She hadn't seen that god-forsaken house in suburban New Jersey in four years. Now she stood in front of it, trying to talk her self out of walking up to the front door and ringing the doorbell. Harp had grown up here. Her mother had put her into music and ballet classes and dressed her in preppy clothes. Her mother had done everything to keep her daughter in a bubble, but Harp never enjoyed it.
But then the monsters came; soon after: the satyrs. Then everything was reviled; everything changed. Harp was claimed as quickly as her other brothers and sisters, and moved into cabin 7, Apollo's cabin. Harp was free. Free of point shoes and tutus. Free of the instruments she had no desire to play. Free of the preppy cloths.
She had music she loved. Rock and roll. Every artist from Elvis to Bon Jovi; the Beatles to ACDC. She had found a passion.
Harp, at thirteen years old, ditched her American eagle and Gap Cloths, and traded them in for Hot Topic. She died her dirty blood hair jet black with purple streaks. She began playing the drums. She changed her name from Wendy to Harp, and she never went back.
Harp told her mother that she was going to stay at camp all year after that first summer. She didn't talk to her mother again.
Now, after four years, a war was coming. There was a possibility of death, and Harp didn't want to leave this life without seeing her mother one more time.
She forced her self to walk to the front door, and ring the bell. When the door opened her mother was there smiling.
She's got a smile that it seems to me/ Reminds me of childhood memories/ Where everything / was as fresh as the bright blue sky
Her mother's smile went to a look of confusion. "Do I know you?"
Harp was filled with hurt. "I've only been gone for four years
"Can I come in?"
Harp's mother moved out of the way and let her daughter in the house. The interior had changed. The green carpet that Harp despised was gone and replaced with hard wood floors, the family room was painted red, and the kitchen wallpaper had gone from some strange apple pattern to a nice coat of light brown paint.
"What are you doing here?" Harp's mother asked.
there is going to be a war
and I might
well, I just didn't want to leave with out saying good-bye." Harp tried; tried not to cry. But she failed. Her mother pulled her into a hug as Harp sobbed on her shoulder.
Harp had finished crying almost as quickly as she had started and she pulled away from her mother.
Harp's mother led her into the living room and gestured for her to sit on the couch next to her, but Harp refused the offer and remained standing. She scanned the photos lining the mantle place. There were pictured from her first birthday, her dance recitals, here kindergarten graduation, and so on. "I don't understand why you did it." Harp said after a few minutes of silence.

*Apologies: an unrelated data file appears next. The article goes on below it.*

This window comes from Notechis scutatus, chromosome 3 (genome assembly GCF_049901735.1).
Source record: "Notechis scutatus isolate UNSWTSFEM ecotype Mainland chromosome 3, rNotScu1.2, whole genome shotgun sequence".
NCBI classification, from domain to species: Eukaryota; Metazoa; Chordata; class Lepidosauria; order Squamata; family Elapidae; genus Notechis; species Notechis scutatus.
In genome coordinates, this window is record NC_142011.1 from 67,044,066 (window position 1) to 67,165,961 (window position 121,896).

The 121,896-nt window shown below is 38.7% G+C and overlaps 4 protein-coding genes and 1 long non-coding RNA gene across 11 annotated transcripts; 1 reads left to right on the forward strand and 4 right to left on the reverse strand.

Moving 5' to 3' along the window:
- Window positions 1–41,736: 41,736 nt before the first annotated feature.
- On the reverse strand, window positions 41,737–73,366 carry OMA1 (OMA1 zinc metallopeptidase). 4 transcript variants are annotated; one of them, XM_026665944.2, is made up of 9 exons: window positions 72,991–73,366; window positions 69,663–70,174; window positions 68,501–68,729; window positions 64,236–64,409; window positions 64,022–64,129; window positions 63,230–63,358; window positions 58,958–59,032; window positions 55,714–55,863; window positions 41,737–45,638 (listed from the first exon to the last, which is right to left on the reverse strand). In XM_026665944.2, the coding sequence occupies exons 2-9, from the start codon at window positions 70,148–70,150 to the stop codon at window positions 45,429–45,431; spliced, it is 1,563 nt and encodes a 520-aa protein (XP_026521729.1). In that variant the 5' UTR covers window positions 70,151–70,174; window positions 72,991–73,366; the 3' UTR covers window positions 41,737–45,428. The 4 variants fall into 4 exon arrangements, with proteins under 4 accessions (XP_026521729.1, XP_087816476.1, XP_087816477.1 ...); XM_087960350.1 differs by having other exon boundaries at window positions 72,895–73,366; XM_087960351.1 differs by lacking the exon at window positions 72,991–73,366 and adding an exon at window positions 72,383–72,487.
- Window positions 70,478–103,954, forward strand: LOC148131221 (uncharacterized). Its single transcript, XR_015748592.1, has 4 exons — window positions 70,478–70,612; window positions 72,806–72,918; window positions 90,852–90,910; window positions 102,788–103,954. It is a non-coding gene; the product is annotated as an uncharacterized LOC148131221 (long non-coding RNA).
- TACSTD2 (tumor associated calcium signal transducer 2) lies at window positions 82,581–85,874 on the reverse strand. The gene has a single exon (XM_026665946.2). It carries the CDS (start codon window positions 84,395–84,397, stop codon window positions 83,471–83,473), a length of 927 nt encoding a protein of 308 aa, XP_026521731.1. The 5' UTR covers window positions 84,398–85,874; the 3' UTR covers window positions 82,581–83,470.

"Conceal me in some preppy, school girl bubble all my life."
"I didn't want you to end up like me. Pregnant at nineteen, not completely sure who the father is, not getting a good education, and still depending on your parents for most things. Wendy, I just wanted
"Don't' call me that. People call me Harp now."
"Harp, I have never been more hurt then when you told me you weren't coming home."
Harp looked at her mother, "I shouldn't have come here, this was a mistake."
Harp ran out of the house, slamming the front door behind her. She got into the passenger side of her boyfriends car, who had been waiting in the dive way. "Are you okay?" He asked.
"Just drive, get me out of here."
Three months later at the end of August, Harp was back at her mother's front door. She had a fresh scare from an enemy half-blood's sword that ran from the base of her neck to her belly button. But that was all. Some of her sibling fared much worse. Eleven of them, eleven of the 22 that were in her cabin in the begging of the summer had gone to Hades. And she knew all of them. They were family. And they were gone.
Harp rang the doorbell. When her mother answered, she saw the pain in Harps blue eyes.
She's got eyes of the bluest skies / As if they thought of rain / I hate to look into those eyes /and see an ounce of pain
Jess had tried so hard to keep her daughter away from the mistakes that she had made. Jess had met Apollo on the Asbury boardwalk the summer of 1991 as Bruce Springsteen's "Born to Run" blared thought the beach. Wendy was conceived latter that night to Springsteen's "Fire".
When Wendy was born nine months later, Apollo named her for the song that He and Jess met during. He stayed with them until they left the hospital and went to like with Jess's parents. That was the last time Jess ever saw Apollo.
Jess realized early on that Wendy had talent of music and rhythm. Wendy was soon put into ballet and piano classes. She dressed her the way she wanted. Jess wanted to keep her baby safe inside a nice suburban bubble. But Wendy kept trying to pop the bubble.
When Jess went to get Wendy at the end of her first summer at Camp Half-Blood, she was upset but hardly surprised. Wendy's hair was black and purple. Her cloths were torn and dark. She had drumstick in her hand and Bon Jovi could be heard playing through her iPod headphones. But Jess didn't expect Wend not come home. Jess didn't expect to have to dive down the Garden State Park way alone. Without her Baby.
Now Wendy was standing on the porch looking sadder then Jess had ever seen. She wanted to make the pain go away and keep her baby safe again.
"I'm sorry." Wendy told her mother, voice quivering. "I'm so, so sorry." Wendy started crying. "We lost so many, mom. So many." Jess hugged Wendy for the second time in over four years. This time, Wendy didn't stop crying. "I want to come home, mommy. I want to come back."
Now it was Jess's turn to cry. "Of cores you can."
"I love you, mom."
"I love you, too, baby."
Sweet child o' mine /Sweet love of mine